This data comes from a myriad of sources, and is in some cases increasingly being collected using advanced technologies such as internet of things (IoT) sensors, while analytics platforms are being harnessed to identify and anticipate changes in demand, shortages and surpluses throughout the system. 

This not only provides vital information for producers, suppliers and consumers, but also creates opportunities for efficiency gains across the system, saving money, reducing waste and lowering environmental impact.

However, the real potential for improvement to unlock these benefits, according to Pearson, doesn’t come from more sophisticated technologies, but from better approaches to how data is shared and managed to feed this system.

“It does work just generally well, but think about how it could work if it was undertaken in a more systematic, holistic way with more data being made available to everyone through that supply chain, getting those feedback loops understanding what is really going on,” she says. 

“Anything that can be done to allow all of the actors involved with that, to just work better, I think produces a better-quality product, not only the quality of the sandwich that that you buy, and then eat, but all of the information that you need wrapped around that sandwich: you the consumer; you the retailer and everybody through the whole of that system.”

Sharing in the supply chain

Data is an incredible enabler for the food supply chain, but there are challenges in how it is acquired, implemented and shared within the food industry. 

According to those on the panel, there is a need for data to be shared more freely across the ecosystem, so that the interplay between companies and systems with the food supply chain can be more effectively modelled and responded to, rather than data being siloed in discrete units where knock-on effects can be missed.

This issue of how to support data sharing within the industry is being explored by Pearson and his colleagues at The Lincoln Institute of Agri-Food Technology, and he recognises there is considerable work to do.

“We’re looking at the notion of data trusts and data governance, to try and underpin that, and the legal entities that are required to facilitate sharing,” he says. 

“I actually think sharing and collaboration data is actually the biggest barrier at the moment. There’s lots of data that should be shared that isn’t. But we need a model; we need a safe place and a legal structure to enable that sharing.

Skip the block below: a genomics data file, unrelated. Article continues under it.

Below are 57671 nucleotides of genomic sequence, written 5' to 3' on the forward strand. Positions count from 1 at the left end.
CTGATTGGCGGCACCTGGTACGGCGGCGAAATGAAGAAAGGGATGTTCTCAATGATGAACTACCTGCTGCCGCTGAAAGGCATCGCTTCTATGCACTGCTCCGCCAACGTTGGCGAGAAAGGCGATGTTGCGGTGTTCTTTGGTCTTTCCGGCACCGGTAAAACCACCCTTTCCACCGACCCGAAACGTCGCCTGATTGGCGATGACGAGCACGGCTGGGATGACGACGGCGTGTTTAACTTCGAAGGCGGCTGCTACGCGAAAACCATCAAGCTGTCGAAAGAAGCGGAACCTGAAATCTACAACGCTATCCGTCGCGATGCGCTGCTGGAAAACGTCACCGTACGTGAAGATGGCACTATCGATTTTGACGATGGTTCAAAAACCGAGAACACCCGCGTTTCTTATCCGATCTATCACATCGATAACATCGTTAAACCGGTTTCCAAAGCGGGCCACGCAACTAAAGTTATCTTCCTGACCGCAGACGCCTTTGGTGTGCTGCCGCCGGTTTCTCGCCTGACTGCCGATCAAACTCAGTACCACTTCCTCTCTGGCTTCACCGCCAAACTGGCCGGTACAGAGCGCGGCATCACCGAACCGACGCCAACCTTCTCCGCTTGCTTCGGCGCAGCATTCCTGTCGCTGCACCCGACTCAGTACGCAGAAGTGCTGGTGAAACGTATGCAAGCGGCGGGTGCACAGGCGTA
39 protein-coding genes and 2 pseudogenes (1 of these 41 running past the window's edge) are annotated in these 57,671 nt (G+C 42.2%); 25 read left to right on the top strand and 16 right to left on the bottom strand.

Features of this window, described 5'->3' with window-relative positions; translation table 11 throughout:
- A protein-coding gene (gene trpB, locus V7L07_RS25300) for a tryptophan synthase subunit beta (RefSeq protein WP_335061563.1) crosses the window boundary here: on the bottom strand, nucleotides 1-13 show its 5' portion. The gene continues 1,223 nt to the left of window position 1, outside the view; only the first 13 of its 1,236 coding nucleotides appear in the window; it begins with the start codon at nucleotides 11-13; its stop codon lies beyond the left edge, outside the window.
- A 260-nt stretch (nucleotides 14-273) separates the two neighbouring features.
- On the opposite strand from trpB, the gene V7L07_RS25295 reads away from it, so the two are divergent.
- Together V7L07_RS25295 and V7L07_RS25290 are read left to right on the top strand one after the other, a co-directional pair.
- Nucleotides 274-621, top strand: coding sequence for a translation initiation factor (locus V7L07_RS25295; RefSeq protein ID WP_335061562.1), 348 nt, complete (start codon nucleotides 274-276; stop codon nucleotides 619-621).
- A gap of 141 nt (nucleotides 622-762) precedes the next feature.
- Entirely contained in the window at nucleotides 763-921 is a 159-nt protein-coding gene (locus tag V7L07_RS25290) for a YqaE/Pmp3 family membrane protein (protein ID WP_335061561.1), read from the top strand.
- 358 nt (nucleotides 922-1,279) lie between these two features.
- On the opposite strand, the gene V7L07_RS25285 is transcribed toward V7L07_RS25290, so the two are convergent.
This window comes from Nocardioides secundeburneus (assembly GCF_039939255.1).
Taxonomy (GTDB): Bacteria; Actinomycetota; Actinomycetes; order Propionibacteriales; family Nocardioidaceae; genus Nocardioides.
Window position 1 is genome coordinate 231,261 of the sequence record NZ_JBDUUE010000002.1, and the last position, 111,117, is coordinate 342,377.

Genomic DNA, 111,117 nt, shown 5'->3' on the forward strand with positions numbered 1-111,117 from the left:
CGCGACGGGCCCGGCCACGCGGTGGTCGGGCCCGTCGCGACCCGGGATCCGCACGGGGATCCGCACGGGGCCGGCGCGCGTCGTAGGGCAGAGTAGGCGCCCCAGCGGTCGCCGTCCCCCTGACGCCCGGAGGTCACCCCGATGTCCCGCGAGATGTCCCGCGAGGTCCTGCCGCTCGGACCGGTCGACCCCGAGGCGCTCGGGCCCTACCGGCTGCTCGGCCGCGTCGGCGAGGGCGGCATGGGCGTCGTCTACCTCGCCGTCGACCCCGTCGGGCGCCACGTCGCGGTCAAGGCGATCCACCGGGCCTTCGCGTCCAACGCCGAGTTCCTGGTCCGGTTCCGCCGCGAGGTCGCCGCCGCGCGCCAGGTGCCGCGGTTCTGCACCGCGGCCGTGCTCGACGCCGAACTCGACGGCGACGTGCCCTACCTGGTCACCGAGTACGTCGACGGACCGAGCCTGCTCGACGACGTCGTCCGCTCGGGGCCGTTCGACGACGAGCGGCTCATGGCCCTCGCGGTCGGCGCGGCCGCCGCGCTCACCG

“If we can unlock that, we’ll unlock a lot more value within the supply chain. Sharing doesn’t mean giving for free, sharing means exchange, and possibly even financial reward for sharing, but that still needs a governance mechanism in a complex system.”

Honeypots and ecosystems

However, data trusts can bring their own challenges, with Scott Nelson, CEO and chairman of Sweetbridge, a company applying blockchain to supply chain and logistics collaboration, pointing to the cybersecurity risks they can pose. 

“These are popular, but they have a weakness in that they create a honeypot,” he points out. “And we’ve had so many cases of people hacking into systems historically and being able to take information, and the problem information is that once you possess it, you can copy it over the world anywhere you want to within moments. 

“So it’s not like stealing goods which have a physical limit to how easy it is to move. With data, once you get it, you can share anywhere and sell it many times.”

Nelson believes the solution instead lies in “other paradigms of technology” in the form of code that visits numerous sets of data held by different companies, rather than the data being collected and held in one place. Not only does this limit what can be exposed in a cyber attack, but it also gives more power to the data holders to limit what information is shared at what time. 

“These enable you to ask questions without actually revealing any of the underlying information,” he says. “Such as: I have 25 crates of lettuce that I can fulfil in an order without telling you that I actually have 25,000 cases, which maybe somebody doesn’t really want to reveal, because that would create a situation where somebody could take advantage of that information.”

Most of all, however, he argues solutions to these data challenges needed to focus not on economics, but on recognising that “these value chains are like complex ecosystems”.

“These complex ecosystems need to be treated as an entity that you’re part of, and that you get some value out of,” he says. “In the existing environment, we compete firm-to-firm, and competing firm-to-firm in these complex ecosystems is actually not as profitable, long-term, as competing as ecosystems against other ecosystems.”

This article first appeared in the June edition of the just-food magazine.